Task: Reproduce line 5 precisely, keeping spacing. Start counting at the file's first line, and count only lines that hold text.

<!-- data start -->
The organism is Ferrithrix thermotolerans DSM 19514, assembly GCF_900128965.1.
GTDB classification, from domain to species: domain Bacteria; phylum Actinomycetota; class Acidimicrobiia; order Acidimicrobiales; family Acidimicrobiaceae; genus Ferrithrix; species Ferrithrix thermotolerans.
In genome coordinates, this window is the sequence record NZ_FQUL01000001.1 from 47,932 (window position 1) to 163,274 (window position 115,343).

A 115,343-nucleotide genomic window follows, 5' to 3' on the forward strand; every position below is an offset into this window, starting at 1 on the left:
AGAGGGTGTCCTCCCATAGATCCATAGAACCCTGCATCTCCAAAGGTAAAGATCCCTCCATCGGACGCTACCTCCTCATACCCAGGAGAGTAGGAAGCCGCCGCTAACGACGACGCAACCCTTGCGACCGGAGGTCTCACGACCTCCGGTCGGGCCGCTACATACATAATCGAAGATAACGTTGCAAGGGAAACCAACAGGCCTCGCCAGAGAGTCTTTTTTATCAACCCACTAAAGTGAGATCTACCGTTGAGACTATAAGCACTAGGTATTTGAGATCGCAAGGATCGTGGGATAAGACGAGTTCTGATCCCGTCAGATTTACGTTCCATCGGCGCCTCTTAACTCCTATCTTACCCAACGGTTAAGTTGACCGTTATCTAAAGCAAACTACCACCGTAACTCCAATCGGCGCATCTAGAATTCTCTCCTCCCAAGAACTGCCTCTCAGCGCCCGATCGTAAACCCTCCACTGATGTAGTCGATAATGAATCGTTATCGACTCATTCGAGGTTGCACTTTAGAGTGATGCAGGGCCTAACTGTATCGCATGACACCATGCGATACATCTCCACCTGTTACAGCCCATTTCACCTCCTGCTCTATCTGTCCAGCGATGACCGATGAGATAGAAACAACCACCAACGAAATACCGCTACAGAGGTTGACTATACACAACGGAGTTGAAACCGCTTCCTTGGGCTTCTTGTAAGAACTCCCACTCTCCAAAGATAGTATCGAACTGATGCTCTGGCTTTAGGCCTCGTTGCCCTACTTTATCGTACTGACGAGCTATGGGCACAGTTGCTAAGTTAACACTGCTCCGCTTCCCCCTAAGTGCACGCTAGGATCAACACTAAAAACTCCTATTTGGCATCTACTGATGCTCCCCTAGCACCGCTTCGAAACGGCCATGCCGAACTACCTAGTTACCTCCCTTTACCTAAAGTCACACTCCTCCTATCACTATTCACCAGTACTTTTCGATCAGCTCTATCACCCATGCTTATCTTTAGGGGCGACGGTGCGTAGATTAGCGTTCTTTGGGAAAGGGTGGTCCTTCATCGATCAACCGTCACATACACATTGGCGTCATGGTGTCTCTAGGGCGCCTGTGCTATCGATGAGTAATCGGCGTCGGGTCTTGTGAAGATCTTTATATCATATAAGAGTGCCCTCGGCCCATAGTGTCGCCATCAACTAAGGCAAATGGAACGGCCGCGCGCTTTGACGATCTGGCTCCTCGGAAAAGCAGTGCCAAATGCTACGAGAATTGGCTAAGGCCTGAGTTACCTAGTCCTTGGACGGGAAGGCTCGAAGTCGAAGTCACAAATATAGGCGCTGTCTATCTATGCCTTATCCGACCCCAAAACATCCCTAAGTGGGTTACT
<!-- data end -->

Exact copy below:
AGAGGGTGTCCTCCCATAGATCCATAGAACCCTGCATCTCCAAAGGTAAAGATCCCTCCATCGGACGCTACCTCCTCATACCCAGGAGAGTAGGAAGCCGCCGCTAACGACGACGCAACCCTTGCGACCGGAGGTCTCACGACCTCCGGTCGGGCCGCTACATACATAATCGAAGATAACGTTGCAAGGGAAACCAACAGGCCTCGCCAGAGAGTCTTTTTTATCAACCCACTAAAGTGAGATCTACCGTTGAGACTATAAGCACTAGGTATTTGAGATCGCAAGGATCGTGGGATAAGACGAGTTCTGATCCCGTCAGATTTACGTTCCATCGGCGCCTCTTAACTCCTATCTTACCCAACGGTTAAGTTGACCGTTATCTAAAGCAAACTACCACCGTAACTCCAATCGGCGCATCTAGAATTCTCTCCTCCCAAGAACTGCCTCTCAGCGCCCGATCGTAAACCCTCCACTGATGTAGTCGATAATGAATCGTTATCGACTCATTCGAGGTTGCACTTTAGAGTGATGCAGGGCCTAACTGTATCGCATGACACCATGCGATACATCTCCACCTGTTACAGCCCATTTCACCTCCTGCTCTATCTGTCCAGCGATGACCGATGAGATAGAAACAACCACCAACGAAATACCGCTACAGAGGTTGACTATACACAACGGAGTTGAAACCGCTTCCTTGGGCTTCTTGTAAGAACTCCCACTCTCCAAAGATAGTATCGAACTGATGCTCTGGCTTTAGGCCTCGTTGCCCTACTTTATCGTACTGACGAGCTATGGGCACAGTTGCTAAGTTAACACTGCTCCGCTTCCCCCTAAGTGCACGCTAGGATCAACACTAAAAACTCCTATTTGGCATCTACTGATGCTCCCCTAGCACCGCTTCGAAACGGCCATGCCGAACTACCTAGTTACCTCCCTTTACCTAAAGTCACACTCCTCCTATCACTATTCACCAGTACTTTTCGATCAGCTCTATCACCCATGCTTATCTTTAGGGGCGACGGTGCGTAGATTAGCGTTCTTTGGGAAAGGGTGGTCCTTCATCGATCAACCGTCACATACACATTGGCGTCATGGTGTCTCTAGGGCGCCTGTGCTATCGATGAGTAATCGGCGTCGGGTCTTGTGAAGATCTTTATATCATATAAGAGTGCCCTCGGCCCATAGTGTCGCCATCAACTAAGGCAAATGGAACGGCCGCGCGCTTTGACGATCTGGCTCCTCGGAAAAGCAGTGCCAAATGCTACGAGAATTGGCTAAGGCCTGAGTTACCTAGTCCTTGGACGGGAAGGCTCGAAGTCGAAGTCACAAATATAGGCGCTGTCTATCTATGCCTTATCCGACCCCAAAACATCCCTAAGTGGGTTACT